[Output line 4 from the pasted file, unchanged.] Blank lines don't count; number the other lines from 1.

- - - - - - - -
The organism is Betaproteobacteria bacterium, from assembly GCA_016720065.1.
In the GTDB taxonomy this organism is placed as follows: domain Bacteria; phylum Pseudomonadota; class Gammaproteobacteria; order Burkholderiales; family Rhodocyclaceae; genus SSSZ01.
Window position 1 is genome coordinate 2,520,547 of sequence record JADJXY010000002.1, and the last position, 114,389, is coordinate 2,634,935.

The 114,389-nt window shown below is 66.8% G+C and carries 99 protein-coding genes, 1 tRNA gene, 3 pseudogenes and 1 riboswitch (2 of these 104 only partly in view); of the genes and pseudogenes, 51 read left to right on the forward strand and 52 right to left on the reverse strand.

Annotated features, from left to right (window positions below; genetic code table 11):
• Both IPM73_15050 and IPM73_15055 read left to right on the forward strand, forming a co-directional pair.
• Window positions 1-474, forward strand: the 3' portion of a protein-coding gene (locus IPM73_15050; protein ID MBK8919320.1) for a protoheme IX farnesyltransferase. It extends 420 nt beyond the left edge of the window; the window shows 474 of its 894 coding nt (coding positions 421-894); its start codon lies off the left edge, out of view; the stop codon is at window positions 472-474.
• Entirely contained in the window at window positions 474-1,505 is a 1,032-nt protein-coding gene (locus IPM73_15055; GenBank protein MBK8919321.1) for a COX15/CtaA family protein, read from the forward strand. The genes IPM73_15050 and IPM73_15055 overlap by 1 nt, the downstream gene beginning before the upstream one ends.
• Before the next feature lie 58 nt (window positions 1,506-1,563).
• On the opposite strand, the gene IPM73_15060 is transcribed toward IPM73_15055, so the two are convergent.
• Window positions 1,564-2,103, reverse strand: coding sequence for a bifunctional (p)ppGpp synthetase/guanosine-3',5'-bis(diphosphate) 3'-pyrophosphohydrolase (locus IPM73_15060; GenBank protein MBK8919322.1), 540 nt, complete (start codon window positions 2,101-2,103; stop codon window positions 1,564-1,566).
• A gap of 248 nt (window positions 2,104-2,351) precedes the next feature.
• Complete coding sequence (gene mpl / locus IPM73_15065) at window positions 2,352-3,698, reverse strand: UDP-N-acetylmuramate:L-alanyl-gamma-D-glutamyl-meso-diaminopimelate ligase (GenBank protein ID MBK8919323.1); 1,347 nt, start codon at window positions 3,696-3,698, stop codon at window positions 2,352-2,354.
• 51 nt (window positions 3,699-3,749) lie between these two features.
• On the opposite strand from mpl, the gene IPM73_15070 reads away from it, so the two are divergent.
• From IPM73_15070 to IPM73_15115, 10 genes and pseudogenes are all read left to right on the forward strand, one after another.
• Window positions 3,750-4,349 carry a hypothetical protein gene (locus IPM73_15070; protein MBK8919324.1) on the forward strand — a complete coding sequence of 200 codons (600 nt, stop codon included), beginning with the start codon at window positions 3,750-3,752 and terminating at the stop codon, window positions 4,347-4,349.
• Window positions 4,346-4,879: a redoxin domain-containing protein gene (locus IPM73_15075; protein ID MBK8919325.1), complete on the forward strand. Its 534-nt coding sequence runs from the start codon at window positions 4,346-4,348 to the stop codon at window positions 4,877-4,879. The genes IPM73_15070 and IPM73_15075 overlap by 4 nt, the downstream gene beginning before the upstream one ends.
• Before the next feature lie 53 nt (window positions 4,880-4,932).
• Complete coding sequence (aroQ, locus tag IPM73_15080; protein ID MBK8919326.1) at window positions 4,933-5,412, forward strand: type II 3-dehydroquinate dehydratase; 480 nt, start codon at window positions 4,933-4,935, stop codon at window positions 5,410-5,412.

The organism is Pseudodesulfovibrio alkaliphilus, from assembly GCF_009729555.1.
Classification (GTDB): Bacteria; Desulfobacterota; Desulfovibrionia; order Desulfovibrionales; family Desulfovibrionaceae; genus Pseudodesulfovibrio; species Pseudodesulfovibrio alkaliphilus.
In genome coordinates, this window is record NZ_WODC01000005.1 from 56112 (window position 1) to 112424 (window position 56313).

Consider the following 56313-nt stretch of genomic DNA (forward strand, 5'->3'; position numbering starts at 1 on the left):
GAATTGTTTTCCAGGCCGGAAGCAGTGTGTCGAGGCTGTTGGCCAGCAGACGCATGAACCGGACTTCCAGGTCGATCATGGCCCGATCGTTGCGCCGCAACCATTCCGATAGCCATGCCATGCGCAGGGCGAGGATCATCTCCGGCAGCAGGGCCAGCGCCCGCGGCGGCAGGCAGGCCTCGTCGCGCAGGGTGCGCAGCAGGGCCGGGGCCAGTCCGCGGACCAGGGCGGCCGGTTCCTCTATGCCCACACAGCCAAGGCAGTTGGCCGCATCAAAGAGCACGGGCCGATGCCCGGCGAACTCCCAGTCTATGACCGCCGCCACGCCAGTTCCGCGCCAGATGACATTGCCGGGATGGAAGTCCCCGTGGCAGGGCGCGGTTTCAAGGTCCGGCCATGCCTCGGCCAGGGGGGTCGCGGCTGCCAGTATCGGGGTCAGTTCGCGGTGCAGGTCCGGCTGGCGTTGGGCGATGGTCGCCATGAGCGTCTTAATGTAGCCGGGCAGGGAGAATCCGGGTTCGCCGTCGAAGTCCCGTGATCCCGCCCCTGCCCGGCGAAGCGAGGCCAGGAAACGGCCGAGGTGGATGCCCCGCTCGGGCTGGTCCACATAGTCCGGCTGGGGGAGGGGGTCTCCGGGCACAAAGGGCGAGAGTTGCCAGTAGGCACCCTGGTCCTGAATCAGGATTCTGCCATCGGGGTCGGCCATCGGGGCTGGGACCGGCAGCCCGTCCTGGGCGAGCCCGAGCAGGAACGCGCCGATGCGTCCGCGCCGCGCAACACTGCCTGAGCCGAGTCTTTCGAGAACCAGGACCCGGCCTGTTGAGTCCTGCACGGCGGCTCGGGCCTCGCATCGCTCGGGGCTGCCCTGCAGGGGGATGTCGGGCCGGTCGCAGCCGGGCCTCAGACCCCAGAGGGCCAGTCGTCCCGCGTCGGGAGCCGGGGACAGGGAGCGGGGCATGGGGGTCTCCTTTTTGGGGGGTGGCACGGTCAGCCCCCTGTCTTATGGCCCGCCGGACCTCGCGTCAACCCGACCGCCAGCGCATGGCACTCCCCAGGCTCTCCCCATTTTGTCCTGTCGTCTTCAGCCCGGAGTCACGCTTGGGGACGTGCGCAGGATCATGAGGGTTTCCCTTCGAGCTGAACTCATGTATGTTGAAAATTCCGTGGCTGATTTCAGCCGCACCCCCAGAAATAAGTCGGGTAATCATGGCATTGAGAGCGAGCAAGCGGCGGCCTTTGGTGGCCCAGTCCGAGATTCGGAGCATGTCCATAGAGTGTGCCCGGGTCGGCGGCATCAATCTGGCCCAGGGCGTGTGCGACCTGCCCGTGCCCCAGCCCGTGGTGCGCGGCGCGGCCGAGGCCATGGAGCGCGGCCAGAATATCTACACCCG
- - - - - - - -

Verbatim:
The 114,389-nt window shown below is 66.8% G+C and carries 99 protein-coding genes, 1 tRNA gene, 3 pseudogenes and 1 riboswitch (2 of these 104 only partly in view); of the genes and pseudogenes, 51 read left to right on the forward strand and 52 right to left on the reverse strand.